Transformational leadership also has the quality that relational theorist and researcher Joyce Fletcher calls fluid expertise, which means that “power and expertise shift from one party to the other, not only over time but in the course of one interaction.” [ii] Thus transformational leadership requires the skills of empowering others and being able to be empowered—the ability to learn from and be influenced by those above you, beside you, and below in status or seniority. Fluid expertise and mutual empowerment took place as Marta and Chris took turns describing oppressive and ineffective behaviors (rooted in attitudes that some people were superior and others were inferior)—and alternatives to those behaviors (rooted in a belief and commitment to equality).
Finally, transformational leadership includes attention to cognitive, behavioral, and affective dimensions of change. Chris and Marta spoke about their own assumptions, theories, behaviors, and feelings and invited the vestry members to share not only what they thought, but to reflect on specific ways they behaved toward one another and how they felt about who they were and how they were being treated by others in leadership and in the congregation.[iii]
In summary, I understand transformational leadership as: noticing, understanding, and celebrating differences; sharing leadership in a collaborative and fluid way; and engaging our feelings as well as our ideas and behaviors. For many of us moving to this style of leadership involves what Susan Imel refers to as a complete change of perspective. We are not simply adding new skills to our tool bag, we are adopting a wholly new framework in which all our previous ideas about leadership and ways of behaving undergo a transformation.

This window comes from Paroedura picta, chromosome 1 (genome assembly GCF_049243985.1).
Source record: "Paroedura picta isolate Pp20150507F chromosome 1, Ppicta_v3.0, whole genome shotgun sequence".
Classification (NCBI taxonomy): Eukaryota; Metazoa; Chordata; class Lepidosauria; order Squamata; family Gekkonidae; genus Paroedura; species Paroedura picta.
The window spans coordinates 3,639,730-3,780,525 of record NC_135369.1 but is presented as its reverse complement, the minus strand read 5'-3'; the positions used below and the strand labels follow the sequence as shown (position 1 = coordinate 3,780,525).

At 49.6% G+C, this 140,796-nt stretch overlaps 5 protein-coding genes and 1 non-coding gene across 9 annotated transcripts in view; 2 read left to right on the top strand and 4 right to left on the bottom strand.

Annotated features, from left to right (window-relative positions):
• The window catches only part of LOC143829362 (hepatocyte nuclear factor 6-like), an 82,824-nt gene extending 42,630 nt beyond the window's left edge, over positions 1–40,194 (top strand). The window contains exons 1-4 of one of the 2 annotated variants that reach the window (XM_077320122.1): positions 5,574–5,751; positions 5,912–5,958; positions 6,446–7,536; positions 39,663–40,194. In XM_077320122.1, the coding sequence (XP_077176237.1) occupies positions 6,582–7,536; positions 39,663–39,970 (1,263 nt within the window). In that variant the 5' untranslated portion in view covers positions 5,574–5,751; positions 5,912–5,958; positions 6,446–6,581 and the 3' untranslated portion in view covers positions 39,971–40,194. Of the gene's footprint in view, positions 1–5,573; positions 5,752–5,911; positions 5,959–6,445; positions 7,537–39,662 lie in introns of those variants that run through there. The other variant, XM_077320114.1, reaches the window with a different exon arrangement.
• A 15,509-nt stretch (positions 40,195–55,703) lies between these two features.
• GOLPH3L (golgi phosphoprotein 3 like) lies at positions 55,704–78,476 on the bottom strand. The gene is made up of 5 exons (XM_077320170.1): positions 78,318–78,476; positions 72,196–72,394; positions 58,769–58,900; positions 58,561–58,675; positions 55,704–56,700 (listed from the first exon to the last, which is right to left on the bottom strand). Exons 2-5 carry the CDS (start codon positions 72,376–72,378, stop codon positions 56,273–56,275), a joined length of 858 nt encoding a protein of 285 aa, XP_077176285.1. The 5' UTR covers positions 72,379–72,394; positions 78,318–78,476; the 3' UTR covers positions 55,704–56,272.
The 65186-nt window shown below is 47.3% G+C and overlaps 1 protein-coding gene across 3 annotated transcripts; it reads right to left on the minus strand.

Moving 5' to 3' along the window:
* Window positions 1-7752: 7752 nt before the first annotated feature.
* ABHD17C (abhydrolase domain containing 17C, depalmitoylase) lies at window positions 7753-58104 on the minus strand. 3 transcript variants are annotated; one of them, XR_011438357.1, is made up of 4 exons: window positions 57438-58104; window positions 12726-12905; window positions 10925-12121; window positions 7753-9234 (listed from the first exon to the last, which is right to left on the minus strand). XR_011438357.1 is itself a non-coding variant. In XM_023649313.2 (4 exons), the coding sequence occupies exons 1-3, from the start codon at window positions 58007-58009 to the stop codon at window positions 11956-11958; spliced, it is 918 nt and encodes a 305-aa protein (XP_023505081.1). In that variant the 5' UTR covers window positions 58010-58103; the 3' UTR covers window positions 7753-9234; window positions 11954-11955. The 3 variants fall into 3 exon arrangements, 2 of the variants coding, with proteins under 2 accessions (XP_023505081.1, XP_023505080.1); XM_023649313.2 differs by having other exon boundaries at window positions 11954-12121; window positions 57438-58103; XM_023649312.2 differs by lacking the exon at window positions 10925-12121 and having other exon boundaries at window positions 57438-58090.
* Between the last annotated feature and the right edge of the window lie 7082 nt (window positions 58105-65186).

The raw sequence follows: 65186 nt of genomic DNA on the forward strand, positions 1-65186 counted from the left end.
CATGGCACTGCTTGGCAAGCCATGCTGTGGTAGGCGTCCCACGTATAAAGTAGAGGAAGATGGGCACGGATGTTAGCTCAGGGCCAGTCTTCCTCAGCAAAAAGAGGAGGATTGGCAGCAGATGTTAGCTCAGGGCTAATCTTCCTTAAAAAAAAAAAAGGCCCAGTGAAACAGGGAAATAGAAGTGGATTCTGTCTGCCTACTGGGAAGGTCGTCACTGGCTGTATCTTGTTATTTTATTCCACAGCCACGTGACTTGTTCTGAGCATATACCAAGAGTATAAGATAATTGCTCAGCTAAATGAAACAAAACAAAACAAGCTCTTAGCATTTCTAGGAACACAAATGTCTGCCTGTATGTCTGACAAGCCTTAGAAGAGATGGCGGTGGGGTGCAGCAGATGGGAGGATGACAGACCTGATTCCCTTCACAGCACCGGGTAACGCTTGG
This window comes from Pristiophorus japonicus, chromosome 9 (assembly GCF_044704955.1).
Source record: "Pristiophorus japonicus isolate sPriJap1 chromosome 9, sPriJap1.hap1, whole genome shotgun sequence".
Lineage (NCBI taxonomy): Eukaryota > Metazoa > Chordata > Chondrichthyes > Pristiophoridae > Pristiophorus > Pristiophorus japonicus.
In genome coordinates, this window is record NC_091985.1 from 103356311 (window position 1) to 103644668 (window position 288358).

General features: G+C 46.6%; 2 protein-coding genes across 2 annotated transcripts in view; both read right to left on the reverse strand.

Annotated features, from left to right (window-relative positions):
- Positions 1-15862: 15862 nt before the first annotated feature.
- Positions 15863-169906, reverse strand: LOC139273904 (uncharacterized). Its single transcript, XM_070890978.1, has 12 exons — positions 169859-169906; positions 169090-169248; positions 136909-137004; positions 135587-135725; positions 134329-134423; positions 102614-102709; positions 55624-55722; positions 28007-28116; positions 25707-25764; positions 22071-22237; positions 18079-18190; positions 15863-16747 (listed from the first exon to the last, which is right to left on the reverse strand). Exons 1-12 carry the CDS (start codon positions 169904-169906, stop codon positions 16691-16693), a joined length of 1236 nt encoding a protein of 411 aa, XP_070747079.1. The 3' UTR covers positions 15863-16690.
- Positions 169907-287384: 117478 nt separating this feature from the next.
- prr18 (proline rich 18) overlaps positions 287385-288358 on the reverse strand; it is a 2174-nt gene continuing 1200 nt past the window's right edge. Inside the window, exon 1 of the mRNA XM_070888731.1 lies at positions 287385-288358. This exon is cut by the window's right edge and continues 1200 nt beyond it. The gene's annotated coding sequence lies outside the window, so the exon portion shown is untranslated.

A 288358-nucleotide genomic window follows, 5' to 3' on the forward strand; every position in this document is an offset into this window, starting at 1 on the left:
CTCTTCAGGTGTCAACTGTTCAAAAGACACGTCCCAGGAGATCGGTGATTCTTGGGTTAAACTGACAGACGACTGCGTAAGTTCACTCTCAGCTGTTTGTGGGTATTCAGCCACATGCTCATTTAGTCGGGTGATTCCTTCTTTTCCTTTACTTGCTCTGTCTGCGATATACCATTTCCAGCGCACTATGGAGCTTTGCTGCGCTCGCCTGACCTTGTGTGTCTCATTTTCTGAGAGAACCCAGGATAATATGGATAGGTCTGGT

1Susan Imel, “Transformative Learning in Adulthood” Digest No. 200 Center on Education and Training for Employment: College of Education, The Ohio State University, 1998. See also: Jack Mezirow, Transformative Dimensions of Adult Learning (San Francisco: Jossey, Bass, 1991).
The Rev. Dr. William M. Kondrath is the William Lawrence Professor of Pastoral Theology and Director of Theological Field Education at Episcopal Divinity School in Cambridge, Massachusetts. He is the author of God’s Tapestry: Understanding and Celebrating Differences. Bill has worked with congregations, judicatories, and theological schools in the U.S., Canada, Mexico, Australia, New Zealand, and Mauritius on leadership development, creativity, affective competency, change and conflict, and understanding and valuing differences. He is also a program consultant for VISIONS, Inc., providing multicultural training and consultation to corporate, educational, nonprofit, and ecclesial organizations.
- Contemporary Leadership and Intercultural Competence: Exploring the Cross-cultural Dynamics within Organizations, by Michael A. Moodian, Sage Publications, 2008.
- Developing Intercultural Competence and Transformation: Theory, Research, and Application in International Education, edited by Victor Savicki, Stylus Publishing, 2008.
- God’s Tapestry: Understanding and Celebrating Differences, by William M. Kondrath, Alban Institute, 2008.
- Leadership on the Line: Staying Alive through the Dangers of Leading, Ronald A. Heifetz and Marty Linsky, Harvard Business School Press, 2002.
- “Our Call to Leadership,” ECF Vital Practices, by Lelanda Lee
- Reflecting with God: Connecting Faith and Daily Life in Small Groups, by Abigail Johnson,Alban Institute, 2004.
- Shaping Spiritual Leaders: Supervision and Formation in Congregations, by Abigail Johnson, Alban Institute, 2007.